Center City, Philadelphia.

-What is the mission? What is the specific mission?

-The mission is really just to spread

our message of acceptance.

And I don't like the word tolerance anymore,

'cause I think that, you know, acceptance and who we are

and be who you are through music,

through the universal language of music and the impact

that it has on our audience really is important,

especially through our outreach program.

-And where is your headquarters?

-At the Lutheran Church of Holy Communion,

we have an office there,

so that's where we are based right now.

That's where we rehearse, as well.

-Right. That's in Center City, Philadelphia.

-Center city. Correct. -Mm-hmm.

But you play some of the biggest venues in Philadelphia.

-We've played at the Kimmel Center,

the Perelman Theater.

We performed at Suzanne Roberts, where we're residents right now.

We performed at the Prince Theater.

We performed at the Academy of Music.

So been in a lot of places in Philadelphia.

-♪ Come on, Eileen ♪

♪ Oh, I swear (what he means) ♪

♪ At this moment, you mean everything ♪

-That must be an amazing feeling.

-It's an overwhelming thrill for them to be on--

It's still for me, too.

When I'm on the stage and I turn around

and I look out into the audience,

it's just an amazing feeling.

And, like, even when we go to -- like every four years,

we have a big LGBTQ choral festival.

And this year, it's in Minneapolis in July,

and we're performing at some of the big halls there.

The hall we're performing in holds 5,000 people.

That's gonna be an amazing event, as well.

-But not only the traditional venues.

Also, your outreach program takes you to schools

and universities and other venues, right?

-Yes, and we do an outreach program

where we go out to schools once a month

and perform an outreach concert about 30 to 45 minutes.

And we do do a question-and-answer

with the students after that,

which is -- that's always enlightening.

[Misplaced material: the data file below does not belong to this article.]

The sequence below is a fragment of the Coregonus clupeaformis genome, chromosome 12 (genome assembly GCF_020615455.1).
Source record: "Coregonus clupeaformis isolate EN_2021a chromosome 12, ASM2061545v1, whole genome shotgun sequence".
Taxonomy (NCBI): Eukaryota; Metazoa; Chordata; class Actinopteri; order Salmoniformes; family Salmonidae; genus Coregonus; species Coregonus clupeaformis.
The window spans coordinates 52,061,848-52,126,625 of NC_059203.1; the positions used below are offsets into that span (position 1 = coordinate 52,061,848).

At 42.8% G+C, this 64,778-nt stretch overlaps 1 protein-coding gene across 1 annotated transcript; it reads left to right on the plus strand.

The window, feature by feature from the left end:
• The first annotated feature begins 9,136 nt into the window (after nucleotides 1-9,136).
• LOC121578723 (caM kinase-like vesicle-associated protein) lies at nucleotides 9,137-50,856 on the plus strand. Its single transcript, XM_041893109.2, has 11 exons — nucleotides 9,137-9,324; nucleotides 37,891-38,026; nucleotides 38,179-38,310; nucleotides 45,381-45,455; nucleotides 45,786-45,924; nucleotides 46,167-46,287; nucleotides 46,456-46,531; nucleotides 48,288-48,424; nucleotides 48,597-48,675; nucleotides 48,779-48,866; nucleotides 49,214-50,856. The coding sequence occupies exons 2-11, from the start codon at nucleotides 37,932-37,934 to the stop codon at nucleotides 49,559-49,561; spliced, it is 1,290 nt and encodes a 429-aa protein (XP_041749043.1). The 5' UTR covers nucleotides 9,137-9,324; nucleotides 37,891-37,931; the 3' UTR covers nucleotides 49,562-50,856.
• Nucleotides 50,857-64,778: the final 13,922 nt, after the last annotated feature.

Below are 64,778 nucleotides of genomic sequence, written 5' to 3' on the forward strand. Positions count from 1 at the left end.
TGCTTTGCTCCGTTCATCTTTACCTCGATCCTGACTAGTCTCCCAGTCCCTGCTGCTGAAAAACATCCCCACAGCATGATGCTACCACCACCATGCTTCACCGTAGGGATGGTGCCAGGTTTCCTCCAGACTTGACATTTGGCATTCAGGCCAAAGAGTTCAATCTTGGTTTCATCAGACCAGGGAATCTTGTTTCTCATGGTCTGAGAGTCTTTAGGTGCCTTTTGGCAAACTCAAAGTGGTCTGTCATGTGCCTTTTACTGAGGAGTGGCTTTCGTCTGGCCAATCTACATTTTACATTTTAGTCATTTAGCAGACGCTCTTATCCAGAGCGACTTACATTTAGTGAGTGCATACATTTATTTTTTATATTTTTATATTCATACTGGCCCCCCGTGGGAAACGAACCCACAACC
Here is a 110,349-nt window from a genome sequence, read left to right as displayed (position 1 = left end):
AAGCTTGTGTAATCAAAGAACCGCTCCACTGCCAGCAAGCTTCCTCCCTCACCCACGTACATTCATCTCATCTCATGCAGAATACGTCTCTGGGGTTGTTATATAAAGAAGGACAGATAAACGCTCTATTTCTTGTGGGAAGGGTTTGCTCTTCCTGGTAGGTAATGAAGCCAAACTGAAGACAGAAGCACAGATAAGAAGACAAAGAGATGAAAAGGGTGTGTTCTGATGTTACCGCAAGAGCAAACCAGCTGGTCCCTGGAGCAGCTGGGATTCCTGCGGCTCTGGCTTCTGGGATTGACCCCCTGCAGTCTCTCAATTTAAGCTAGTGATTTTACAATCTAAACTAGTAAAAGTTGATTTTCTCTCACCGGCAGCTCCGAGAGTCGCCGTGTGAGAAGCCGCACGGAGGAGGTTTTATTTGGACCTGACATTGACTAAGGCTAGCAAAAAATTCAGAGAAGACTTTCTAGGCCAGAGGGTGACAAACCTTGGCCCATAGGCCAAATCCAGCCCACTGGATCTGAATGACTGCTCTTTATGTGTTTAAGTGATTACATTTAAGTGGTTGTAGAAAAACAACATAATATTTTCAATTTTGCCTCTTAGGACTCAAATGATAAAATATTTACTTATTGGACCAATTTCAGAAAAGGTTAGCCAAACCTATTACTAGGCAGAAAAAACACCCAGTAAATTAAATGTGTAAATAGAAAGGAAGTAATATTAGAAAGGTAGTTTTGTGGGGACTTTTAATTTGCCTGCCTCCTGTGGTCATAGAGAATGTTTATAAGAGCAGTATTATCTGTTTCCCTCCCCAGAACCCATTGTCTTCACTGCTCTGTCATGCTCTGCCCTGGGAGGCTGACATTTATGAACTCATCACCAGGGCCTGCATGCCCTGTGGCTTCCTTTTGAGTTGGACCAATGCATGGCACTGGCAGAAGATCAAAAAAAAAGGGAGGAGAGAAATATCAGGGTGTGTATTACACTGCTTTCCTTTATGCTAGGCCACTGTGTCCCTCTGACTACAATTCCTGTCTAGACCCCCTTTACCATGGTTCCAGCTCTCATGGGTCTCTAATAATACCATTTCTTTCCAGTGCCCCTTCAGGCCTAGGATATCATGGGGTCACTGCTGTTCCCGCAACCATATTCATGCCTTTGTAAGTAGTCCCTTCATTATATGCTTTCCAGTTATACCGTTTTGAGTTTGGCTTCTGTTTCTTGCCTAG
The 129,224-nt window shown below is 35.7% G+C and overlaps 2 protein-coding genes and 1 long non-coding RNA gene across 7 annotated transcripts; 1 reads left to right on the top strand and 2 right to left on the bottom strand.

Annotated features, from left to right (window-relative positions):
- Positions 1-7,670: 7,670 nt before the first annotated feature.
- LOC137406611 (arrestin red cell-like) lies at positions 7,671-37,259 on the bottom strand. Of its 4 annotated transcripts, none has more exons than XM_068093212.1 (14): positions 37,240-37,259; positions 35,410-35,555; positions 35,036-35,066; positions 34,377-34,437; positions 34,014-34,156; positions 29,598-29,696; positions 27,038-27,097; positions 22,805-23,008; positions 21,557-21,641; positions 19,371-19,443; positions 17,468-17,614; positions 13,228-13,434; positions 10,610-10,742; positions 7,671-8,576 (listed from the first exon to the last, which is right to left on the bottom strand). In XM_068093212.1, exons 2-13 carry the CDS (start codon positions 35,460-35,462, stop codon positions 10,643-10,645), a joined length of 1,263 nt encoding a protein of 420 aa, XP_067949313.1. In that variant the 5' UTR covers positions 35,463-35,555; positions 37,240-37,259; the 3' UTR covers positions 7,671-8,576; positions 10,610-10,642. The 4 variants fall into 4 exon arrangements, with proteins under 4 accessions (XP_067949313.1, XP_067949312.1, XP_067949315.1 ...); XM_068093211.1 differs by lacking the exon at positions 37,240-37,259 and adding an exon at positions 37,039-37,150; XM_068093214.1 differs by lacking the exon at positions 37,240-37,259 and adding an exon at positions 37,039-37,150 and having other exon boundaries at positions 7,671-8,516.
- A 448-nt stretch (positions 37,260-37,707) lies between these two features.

It's a really great time to get to know each other.

And then, also, we have a step program,

which is a student-ticket program

where we give students free tickets

to all of our concerts.

And that goes all the way through college, as well.

-Now, what is the music that you sing?

What genres do you cover?

-We sing everything from, you know, Bach to Lady Gaga.

[ Both laugh ] So every, you know --

This concert we're doing right now, @QueerZ --

it's a brand-new commission that we commissioned

with 10 other choruses, including San Francisco.

And we're doing the premiere here in Philadelphia

while they're doing theirs in San Francisco.

And it's all about the queer experience of today's youth.

And then for two months, we're doing a Vegas show.

So the first half is all Vegas, everything from, like,

Elvis Presley to Celine Dion and everything in between.

And then the second half, we're actually partnering up

with the Philadelphia School of Circus Arts,

and we're doing Cirque de So-Gay is what I'm calling it.

[ Laughs ]

And we're gonna have aerialists, silks, jugglers,

and then we're all doing music from the circus world.

We have a choreographer who works with our group of dancers,

and, also, the chorus does some choral-ography,

we call it, that -- they work with that, as well.

-And I take it that most of what you do,

whether it's from popular music to classical music,

a lot of it is very upbeat, very uplifting.

Is that right? -Oh, definitely.

The message is always uplifting and hopeful and positive.

We try to make sure everything's really positive

'cause the world's tough out there,

and, you know, it's nice to have the music

sending a positive message and enlightening the community.

-How do people respond when you do your concerts?

-Well, they seem to love them.

They always say, "Oh, that's the best one we've ever had."

I'm like, "Oh, you're making a high bar for me

for the next one," but I'm like, it keeps going up,

which is great, but the audience really loves it.